Application of 3D seismic reflection data to igneous systems in sedimentary basins has led to a revolution in the understanding of mafic sill complexes. However, there is considerable uncertainty on how geometries and architecture of sill complexes within the subsurface actually relates to geometries in seismic reflection data. To provide constraints on how sill complexes in seismic data should be interpreted, we present synthetic seismograms generated from a seismic-scale (22 × 0.25 km) outcrop in East Greenland constrained by abundant field data. This study highlights how overlying igneous rocks adversely affect imaging of underlying intrusions and rocks by decreasing seismic amplitude, frequency and making steeply dipping features near-impossible to image. Furthermore, seismic modelling in this study shows that, because of the high impedance contrast between siliciclastic host rock and dolerites, very thin (1–5 m) intrusions should in principle be imaged in reflection seismic data at 3 km depth. However, comparison with actual seismic data with well data shows significant amounts of unimaged sill intrusions, and this is likely due to limited seismic resolution, overburden complexity, inadequate velocity-models, and interference between reflections from closely spaced sills and sill splays. Significant improvements to sill imaging and interpretation could be made by better predicting occurrence and geometry of sill intrusions and including these in velocity models.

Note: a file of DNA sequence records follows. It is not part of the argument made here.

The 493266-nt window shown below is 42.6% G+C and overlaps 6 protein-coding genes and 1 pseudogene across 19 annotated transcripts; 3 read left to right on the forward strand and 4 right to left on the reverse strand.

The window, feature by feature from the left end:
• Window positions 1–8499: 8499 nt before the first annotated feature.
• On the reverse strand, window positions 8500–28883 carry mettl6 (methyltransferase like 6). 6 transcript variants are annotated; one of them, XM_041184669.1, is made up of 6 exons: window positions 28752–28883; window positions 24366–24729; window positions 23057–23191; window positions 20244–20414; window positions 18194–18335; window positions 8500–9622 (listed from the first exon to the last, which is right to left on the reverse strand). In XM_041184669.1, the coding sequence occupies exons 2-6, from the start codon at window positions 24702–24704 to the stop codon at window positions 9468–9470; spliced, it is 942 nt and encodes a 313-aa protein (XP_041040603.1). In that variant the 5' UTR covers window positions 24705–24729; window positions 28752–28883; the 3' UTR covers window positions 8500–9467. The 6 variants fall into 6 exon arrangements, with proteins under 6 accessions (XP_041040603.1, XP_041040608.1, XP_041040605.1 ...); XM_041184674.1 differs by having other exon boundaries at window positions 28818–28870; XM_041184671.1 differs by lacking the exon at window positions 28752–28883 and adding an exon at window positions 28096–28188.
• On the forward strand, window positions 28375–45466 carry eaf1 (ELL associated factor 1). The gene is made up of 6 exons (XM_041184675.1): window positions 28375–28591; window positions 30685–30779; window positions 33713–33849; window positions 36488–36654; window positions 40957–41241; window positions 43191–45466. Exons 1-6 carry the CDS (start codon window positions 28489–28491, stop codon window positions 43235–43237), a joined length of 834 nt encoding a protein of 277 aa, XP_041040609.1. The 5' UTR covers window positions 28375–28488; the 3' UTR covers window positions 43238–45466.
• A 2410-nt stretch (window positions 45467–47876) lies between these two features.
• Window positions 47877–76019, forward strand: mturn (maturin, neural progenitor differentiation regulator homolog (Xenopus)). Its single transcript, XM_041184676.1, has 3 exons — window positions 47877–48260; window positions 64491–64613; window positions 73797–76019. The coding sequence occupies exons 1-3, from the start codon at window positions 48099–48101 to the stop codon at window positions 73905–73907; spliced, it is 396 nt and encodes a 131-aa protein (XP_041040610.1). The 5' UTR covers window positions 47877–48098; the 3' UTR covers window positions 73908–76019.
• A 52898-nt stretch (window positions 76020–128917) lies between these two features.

Supplementary material: A scaled version of the input panel (Fig. 5d) used for seismic modelling (A1), and very high resolution versions of subfigures in Figure 11 (A2–3) are available at https://doi.org/10.6084/m9.figshare.5607160